The present view on generics will also change. Generics have a low profile sometimes or are seen as the low quality of a great medicine, but our Generics Division is proof of the right balance between quality product and the right price for the patient. With Covid-19, people in general are reading up more on their intake of medications so it is a great opportunity for exploring the generics market as there are a lot of drugs that aren’t the right fit for the patient and random generics have advanced a great deal.

In vaccines as well, we are seeing breakthroughs we haven’t seen before. The record time for developing a vaccine before Covid-19 was around 2 ¼ years and now we are developing a vaccine in one year at a global level. This isn’t a Sanofi achievement but an industry achievement; all the vaccine players are on a mission to show the world that what we do is worthwhile. But as the saying goes ´with great power comes great responsibility´ and, regardless of who has the vaccine, we all share the responsibility of making it accessible to the world. This is not a race against each other but a race to protect humanity and this is what we will be remembered for as an industry, and of course as a company.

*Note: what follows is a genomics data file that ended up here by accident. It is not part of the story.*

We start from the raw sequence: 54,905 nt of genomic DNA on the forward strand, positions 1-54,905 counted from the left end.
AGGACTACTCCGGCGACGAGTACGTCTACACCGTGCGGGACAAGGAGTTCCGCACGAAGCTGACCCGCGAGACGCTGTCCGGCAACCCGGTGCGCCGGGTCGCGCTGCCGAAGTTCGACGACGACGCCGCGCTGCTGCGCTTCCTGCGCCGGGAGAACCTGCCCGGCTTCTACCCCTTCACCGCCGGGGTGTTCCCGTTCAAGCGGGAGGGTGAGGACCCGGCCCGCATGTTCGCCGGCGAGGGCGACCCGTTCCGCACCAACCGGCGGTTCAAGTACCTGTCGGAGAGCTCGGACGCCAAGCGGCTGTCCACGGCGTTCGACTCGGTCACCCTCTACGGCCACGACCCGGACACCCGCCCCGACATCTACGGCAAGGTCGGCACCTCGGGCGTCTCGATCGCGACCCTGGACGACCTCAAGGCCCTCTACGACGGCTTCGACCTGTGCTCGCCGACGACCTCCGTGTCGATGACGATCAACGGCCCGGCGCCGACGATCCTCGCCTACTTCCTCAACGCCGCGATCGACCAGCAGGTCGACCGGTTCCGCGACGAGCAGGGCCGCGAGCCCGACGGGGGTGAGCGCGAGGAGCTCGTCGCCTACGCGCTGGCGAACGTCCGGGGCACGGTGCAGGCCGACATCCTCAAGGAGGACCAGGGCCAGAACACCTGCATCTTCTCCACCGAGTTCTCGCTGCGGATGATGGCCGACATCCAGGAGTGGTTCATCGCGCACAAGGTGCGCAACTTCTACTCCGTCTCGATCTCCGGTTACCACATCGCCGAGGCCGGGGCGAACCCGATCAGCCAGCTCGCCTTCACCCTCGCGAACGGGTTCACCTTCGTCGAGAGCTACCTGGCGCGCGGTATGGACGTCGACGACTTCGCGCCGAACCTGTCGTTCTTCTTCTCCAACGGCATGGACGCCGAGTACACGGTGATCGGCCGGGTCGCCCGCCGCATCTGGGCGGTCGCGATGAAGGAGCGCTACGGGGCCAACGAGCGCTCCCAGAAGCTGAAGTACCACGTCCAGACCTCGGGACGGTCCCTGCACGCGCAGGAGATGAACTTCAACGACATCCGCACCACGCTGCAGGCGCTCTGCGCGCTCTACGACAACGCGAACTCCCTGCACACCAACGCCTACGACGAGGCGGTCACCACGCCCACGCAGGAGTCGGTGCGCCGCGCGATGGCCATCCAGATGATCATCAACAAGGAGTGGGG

September 2020